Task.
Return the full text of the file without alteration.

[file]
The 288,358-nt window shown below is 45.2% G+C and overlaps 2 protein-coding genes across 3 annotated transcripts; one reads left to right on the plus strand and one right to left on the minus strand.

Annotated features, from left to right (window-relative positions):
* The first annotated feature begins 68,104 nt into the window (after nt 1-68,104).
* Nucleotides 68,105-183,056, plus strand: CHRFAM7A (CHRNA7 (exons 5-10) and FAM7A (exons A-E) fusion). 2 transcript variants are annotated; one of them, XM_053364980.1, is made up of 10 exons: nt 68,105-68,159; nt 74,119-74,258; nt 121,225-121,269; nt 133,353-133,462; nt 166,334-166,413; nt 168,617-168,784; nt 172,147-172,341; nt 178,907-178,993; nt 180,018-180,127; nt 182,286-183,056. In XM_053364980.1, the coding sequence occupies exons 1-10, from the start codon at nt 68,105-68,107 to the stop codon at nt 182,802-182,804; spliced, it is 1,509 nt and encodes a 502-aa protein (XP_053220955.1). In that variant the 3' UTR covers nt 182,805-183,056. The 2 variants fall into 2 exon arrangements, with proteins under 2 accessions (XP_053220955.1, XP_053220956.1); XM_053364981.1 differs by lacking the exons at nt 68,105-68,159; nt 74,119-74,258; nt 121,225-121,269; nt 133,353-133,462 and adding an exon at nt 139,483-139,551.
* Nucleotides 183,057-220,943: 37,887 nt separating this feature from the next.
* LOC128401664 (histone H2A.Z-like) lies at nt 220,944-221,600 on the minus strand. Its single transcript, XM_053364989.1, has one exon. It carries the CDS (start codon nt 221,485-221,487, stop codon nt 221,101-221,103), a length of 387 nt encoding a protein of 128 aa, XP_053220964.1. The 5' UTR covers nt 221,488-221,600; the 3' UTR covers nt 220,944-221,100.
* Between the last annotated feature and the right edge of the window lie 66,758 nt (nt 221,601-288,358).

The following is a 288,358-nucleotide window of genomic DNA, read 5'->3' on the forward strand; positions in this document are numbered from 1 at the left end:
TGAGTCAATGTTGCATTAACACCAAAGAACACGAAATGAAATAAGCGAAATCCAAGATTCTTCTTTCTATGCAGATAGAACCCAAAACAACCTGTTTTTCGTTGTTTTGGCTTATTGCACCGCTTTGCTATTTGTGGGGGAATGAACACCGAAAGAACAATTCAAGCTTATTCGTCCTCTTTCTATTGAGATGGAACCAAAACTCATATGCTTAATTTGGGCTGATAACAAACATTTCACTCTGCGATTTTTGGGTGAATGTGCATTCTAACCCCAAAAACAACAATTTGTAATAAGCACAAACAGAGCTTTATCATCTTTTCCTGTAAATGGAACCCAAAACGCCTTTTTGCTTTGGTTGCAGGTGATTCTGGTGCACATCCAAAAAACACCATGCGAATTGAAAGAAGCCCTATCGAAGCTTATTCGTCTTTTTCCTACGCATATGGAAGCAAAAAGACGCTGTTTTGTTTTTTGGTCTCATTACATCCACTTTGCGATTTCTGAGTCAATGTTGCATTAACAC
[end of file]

The 288,358-nt window shown below is 45.2% G+C and overlaps 2 protein-coding genes across 3 annotated transcripts; one reads left to right on the plus strand and one right to left on the minus strand.

Annotated features, from left to right (window-relative positions):
* The first annotated feature begins 68,104 nt into the window (after nt 1-68,104).
* Nucleotides 68,105-183,056, plus strand: CHRFAM7A (CHRNA7 (exons 5-10) and FAM7A (exons A-E) fusion). 2 transcript variants are annotated; one of them, XM_053364980.1, is made up of 10 exons: nt 68,105-68,159; nt 74,119-74,258; nt 121,225-121,269; nt 133,353-133,462; nt 166,334-166,413; nt 168,617-168,784; nt 172,147-172,341; nt 178,907-178,993; nt 180,018-180,127; nt 182,286-183,056. In XM_053364980.1, the coding sequence occupies exons 1-10, from the start codon at nt 68,105-68,107 to the stop codon at nt 182,802-182,804; spliced, it is 1,509 nt and encodes a 502-aa protein (XP_053220955.1). In that variant the 3' UTR covers nt 182,805-183,056. The 2 variants fall into 2 exon arrangements, with proteins under 2 accessions (XP_053220955.1, XP_053220956.1); XM_053364981.1 differs by lacking the exons at nt 68,105-68,159; nt 74,119-74,258; nt 121,225-121,269; nt 133,353-133,462 and adding an exon at nt 139,483-139,551.
* Nucleotides 183,057-220,943: 37,887 nt separating this feature from the next.
* LOC128401664 (histone H2A.Z-like) lies at nt 220,944-221,600 on the minus strand. Its single transcript, XM_053364989.1, has one exon. It carries the CDS (start codon nt 221,485-221,487, stop codon nt 221,101-221,103), a length of 387 nt encoding a protein of 128 aa, XP_053220964.1. The 5' UTR covers nt 221,488-221,600; the 3' UTR covers nt 220,944-221,100.
* Between the last annotated feature and the right edge of the window lie 66,758 nt (nt 221,601-288,358).

The following is a 288,358-nucleotide window of genomic DNA, read 5'->3' on the forward strand; positions in this document are numbered from 1 at the left end:
TGAGTCAATGTTGCATTAACACCAAAGAACACGAAATGAAATAAGCGAAATCCAAGATTCTTCTTTCTATGCAGATAGAACCCAAAACAACCTGTTTTTCGTTGTTTTGGCTTATTGCACCGCTTTGCTATTTGTGGGGGAATGAACACCGAAAGAACAATTCAAGCTTATTCGTCCTCTTTCTATTGAGATGGAACCAAAACTCATATGCTTAATTTGGGCTGATAACAAACATTTCACTCTGCGATTTTTGGGTGAATGTGCATTCTAACCCCAAAAACAACAATTTGTAATAAGCACAAACAGAGCTTTATCATCTTTTCCTGTAAATGGAACCCAAAACGCCTTTTTGCTTTGGTTGCAGGTGATTCTGGTGCACATCCAAAAAACACCATGCGAATTGAAAGAAGCCCTATCGAAGCTTATTCGTCTTTTTCCTACGCATATGGAAGCAAAAAGACGCTGTTTTGTTTTTTGGTCTCATTACATCCACTTTGCGATTTCTGAGTCAATGTTGCATTAACAC